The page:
I love that as I progress through this Top 10, the more I write on the films. I tried to keep each description down to a couple of succinct sentences but trying to do that with masterpieces like Pink Flamingos, Polyester and Female Trouble was impossible.

John Waters isn’t just a brilliant film director, screenwriter and all-round legend, he’s a guiding light for anyone who is passionate about true cult cinema, underground culture and anything that is on the margins of culture. My love of Waters began with Hairspray and developed from there. I read Shock Value that had just been republished, then Crackpot. In those dark days, there was no Scala cinema in my town to show his films. However, his earlier films appeared in a VHS box set in the early ’90s that I quickly bought and devoured. All of the films within had been cut by the BBFC but it was better than nothing. As time went on and common sense prevailed, the films became available uncut and all was right with the world.

I have a lot to thank John Waters for. Just as David Bowie was a figure of inspiration for all of the weirdos, freaks and individuals who dared to be different, John Waters is the same kind of figure but just working in a different medium. He’s also one of the greatest living film directors today. I’m so glad he’s returning to direction and that his next project will be an adaptation of his great first novel, Liarmouth. His absence has been greatly felt.

Here’s my Top 10. Please feel free to let me know what yours are.

10. Cry Baby

A bigger budget, a huge ensemble cast (Traci Lords! Iggy Pop! Johnny Depp!) but no adverse effect on the film. It’s a terrific romp and with one of the funniest opening credit sequences in film history.

9. Pecker

Adult, mature Waters. But again, this doesn’t affect the content. This film showcases just how far Waters had progressed as both a filmmaker and as a screenwriter. And it’s just as funny and perceptive as ever.

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8. Cecil B. Demented

Waters’ views on the kind of mainstream cinema that is made to be shown in suburban cineplexes. Riotously funny but largely ignored on its release (I wonder why) this is like a manifesto for fans and makers of underground films.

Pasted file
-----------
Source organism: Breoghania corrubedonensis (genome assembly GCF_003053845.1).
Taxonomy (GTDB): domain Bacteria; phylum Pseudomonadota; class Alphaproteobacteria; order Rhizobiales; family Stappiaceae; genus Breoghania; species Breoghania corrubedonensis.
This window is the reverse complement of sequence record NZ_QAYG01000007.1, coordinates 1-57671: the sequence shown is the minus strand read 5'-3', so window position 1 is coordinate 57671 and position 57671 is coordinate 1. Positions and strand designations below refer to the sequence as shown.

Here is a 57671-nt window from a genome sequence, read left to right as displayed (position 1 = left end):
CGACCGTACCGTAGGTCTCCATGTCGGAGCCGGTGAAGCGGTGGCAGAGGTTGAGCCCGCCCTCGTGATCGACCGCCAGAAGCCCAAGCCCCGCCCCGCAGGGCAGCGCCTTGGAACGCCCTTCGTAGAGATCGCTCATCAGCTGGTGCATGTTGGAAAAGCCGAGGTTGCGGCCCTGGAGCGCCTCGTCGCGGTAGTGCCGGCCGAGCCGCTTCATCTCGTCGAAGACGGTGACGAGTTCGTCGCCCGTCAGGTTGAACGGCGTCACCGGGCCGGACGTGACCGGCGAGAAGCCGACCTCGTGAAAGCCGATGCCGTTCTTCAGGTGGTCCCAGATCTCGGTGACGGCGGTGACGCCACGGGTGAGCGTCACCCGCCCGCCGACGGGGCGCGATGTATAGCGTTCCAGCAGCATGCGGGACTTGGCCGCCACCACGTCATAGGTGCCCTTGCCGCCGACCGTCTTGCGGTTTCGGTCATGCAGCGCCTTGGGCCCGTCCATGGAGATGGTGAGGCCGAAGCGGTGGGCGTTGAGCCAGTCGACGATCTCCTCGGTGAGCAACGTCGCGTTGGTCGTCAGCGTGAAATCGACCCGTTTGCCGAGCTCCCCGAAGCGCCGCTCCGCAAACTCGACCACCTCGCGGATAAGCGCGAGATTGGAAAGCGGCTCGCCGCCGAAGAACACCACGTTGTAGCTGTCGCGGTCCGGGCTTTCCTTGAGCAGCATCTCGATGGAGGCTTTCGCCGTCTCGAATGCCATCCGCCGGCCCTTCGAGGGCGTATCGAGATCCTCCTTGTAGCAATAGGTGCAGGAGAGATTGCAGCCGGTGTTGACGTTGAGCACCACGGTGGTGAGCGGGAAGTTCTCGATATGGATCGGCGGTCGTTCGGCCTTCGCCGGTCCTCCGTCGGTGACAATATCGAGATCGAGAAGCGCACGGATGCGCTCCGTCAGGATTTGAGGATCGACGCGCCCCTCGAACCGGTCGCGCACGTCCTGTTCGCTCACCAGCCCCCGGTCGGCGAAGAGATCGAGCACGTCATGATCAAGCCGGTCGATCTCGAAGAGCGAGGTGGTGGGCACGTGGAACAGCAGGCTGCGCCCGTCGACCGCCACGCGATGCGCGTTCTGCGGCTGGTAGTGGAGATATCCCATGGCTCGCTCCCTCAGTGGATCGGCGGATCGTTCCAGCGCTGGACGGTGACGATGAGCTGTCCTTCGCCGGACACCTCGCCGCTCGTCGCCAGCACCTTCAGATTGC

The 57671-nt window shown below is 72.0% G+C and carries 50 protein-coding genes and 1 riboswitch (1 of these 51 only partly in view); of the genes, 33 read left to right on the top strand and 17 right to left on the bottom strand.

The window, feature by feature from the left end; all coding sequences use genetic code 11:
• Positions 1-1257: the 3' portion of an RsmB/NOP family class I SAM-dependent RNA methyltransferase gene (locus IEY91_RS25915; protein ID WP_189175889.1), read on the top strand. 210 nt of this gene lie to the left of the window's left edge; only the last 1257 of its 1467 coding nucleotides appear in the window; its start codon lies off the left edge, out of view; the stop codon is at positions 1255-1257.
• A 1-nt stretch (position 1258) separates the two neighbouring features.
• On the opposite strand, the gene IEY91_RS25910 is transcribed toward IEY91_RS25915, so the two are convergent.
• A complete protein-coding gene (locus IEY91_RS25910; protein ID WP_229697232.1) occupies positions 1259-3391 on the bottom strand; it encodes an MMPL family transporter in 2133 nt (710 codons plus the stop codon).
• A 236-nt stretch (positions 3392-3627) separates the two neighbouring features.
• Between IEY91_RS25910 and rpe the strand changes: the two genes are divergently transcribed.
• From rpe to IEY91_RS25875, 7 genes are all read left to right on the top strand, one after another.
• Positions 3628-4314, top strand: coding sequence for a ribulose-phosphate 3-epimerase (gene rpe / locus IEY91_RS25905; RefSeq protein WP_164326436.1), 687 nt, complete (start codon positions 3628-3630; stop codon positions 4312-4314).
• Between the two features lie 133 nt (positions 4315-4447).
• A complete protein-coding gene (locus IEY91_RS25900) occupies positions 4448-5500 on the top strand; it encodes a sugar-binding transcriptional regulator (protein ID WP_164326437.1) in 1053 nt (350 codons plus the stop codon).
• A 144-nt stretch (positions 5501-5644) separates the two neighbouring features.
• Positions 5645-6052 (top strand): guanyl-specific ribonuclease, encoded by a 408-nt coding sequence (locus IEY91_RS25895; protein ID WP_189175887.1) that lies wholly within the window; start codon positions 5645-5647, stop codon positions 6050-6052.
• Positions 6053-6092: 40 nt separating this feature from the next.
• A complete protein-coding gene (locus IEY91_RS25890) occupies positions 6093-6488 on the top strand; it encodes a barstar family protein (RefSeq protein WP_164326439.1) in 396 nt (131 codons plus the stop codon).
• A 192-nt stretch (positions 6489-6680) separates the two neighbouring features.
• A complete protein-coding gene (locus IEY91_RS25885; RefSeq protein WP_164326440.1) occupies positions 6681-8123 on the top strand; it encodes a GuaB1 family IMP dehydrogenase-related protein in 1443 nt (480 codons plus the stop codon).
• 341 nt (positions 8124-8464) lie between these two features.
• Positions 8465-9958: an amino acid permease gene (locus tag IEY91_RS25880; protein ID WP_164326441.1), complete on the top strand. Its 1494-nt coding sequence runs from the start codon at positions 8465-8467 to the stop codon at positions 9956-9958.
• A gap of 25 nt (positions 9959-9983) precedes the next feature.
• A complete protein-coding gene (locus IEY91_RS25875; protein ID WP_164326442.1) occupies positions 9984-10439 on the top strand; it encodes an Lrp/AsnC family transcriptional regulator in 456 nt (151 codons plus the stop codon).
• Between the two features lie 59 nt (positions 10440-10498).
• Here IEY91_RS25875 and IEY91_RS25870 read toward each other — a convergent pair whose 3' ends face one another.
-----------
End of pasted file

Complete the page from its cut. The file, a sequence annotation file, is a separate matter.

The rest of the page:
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7. Serial Mom

A loving mother is also a serial killer. Funny as hell, a cameo from L7 (as a band called ‘Camel Lips’) and a great time capsule of everything great about the mid-90s. How Kathleen Turner wasn’t nominated for an Oscar for her performance I don’t know. Her performance is one of the best I’ve ever seen in ANY film.

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6. Hairspray

John Waters’ PG-rated racial segregation comedy. Yes, really. This was my introduction to Waters’ movies as my friend and I used to watch this and dance along to it in my front room. Hairspray also introduced the gorgeous Ricki Lake to the world. And any film starring Deborah Harry is high art to me. Divine’s last movie before his death. One of the greatest losses to the film world EVER.

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5. Desperate Living

The early Waters movie that didn’t star Divine (he was starring in the stage play The Neon Woman and so couldn’t appear). Because of this Desperate Living is like the underdog of the early Waters movies which makes me root for it more. There’s so much to love here. This was released in 1977 during the apex of punk. In fact, overseas this film was renamed ‘Punk Story’. Waters’ films have always been punk and contributed to the formation of the movement in the US and UK.

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4. Multiple Maniacs